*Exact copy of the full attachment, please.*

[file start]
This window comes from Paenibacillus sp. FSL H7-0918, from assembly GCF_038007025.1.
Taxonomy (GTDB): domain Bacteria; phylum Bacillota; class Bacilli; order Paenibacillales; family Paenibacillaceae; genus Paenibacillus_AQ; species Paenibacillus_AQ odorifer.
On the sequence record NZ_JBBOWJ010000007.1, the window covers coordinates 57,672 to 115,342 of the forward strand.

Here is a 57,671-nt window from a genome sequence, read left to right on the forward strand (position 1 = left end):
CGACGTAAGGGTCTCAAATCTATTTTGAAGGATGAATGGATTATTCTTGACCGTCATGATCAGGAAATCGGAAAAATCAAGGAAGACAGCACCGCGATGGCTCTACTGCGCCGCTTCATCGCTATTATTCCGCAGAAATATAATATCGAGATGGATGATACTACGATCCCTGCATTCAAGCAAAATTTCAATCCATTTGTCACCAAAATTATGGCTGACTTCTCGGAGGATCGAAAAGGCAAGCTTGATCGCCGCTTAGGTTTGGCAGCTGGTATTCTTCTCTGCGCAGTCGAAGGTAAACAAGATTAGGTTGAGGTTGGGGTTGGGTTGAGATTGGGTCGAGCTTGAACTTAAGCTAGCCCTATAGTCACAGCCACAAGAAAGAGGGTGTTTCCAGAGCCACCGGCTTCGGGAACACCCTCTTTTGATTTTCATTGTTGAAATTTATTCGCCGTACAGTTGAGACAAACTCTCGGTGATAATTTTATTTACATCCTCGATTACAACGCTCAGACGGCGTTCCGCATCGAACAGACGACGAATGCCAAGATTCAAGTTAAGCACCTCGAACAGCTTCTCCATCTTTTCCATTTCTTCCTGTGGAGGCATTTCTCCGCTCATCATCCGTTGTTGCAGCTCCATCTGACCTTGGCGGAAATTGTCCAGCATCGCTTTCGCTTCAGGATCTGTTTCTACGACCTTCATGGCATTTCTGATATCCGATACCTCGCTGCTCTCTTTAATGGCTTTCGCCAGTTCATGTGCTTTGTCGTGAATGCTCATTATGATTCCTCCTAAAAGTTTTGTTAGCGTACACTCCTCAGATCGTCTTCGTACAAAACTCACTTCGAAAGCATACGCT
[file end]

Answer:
This window comes from Paenibacillus sp. FSL H7-0918, from assembly GCF_038007025.1.
Taxonomy (GTDB): domain Bacteria; phylum Bacillota; class Bacilli; order Paenibacillales; family Paenibacillaceae; genus Paenibacillus_AQ; species Paenibacillus_AQ odorifer.
On the sequence record NZ_JBBOWJ010000007.1, the window covers coordinates 57,672 to 115,342 of the forward strand.

Here is a 57,671-nt window from a genome sequence, read left to right on the forward strand (position 1 = left end):
CGACGTAAGGGTCTCAAATCTATTTTGAAGGATGAATGGATTATTCTTGACCGTCATGATCAGGAAATCGGAAAAATCAAGGAAGACAGCACCGCGATGGCTCTACTGCGCCGCTTCATCGCTATTATTCCGCAGAAATATAATATCGAGATGGATGATACTACGATCCCTGCATTCAAGCAAAATTTCAATCCATTTGTCACCAAAATTATGGCTGACTTCTCGGAGGATCGAAAAGGCAAGCTTGATCGCCGCTTAGGTTTGGCAGCTGGTATTCTTCTCTGCGCAGTCGAAGGTAAACAAGATTAGGTTGAGGTTGGGGTTGGGTTGAGATTGGGTCGAGCTTGAACTTAAGCTAGCCCTATAGTCACAGCCACAAGAAAGAGGGTGTTTCCAGAGCCACCGGCTTCGGGAACACCCTCTTTTGATTTTCATTGTTGAAATTTATTCGCCGTACAGTTGAGACAAACTCTCGGTGATAATTTTATTTACATCCTCGATTACAACGCTCAGACGGCGTTCCGCATCGAACAGACGACGAATGCCAAGATTCAAGTTAAGCACCTCGAACAGCTTCTCCATCTTTTCCATTTCTTCCTGTGGAGGCATTTCTCCGCTCATCATCCGTTGTTGCAGCTCCATCTGACCTTGGCGGAAATTGTCCAGCATCGCTTTCGCTTCAGGATCTGTTTCTACGACCTTCATGGCATTTCTGATATCCGATACCTCGCTGCTCTCTTTAATGGCTTTCGCCAGTTCATGTGCTTTGTCGTGAATGCTCATTATGATTCCTCCTAAAAGTTTTGTTAGCGTACACTCCTCAGATCGTCTTCGTACAAAACTCACTTCGAAAGCATACGCT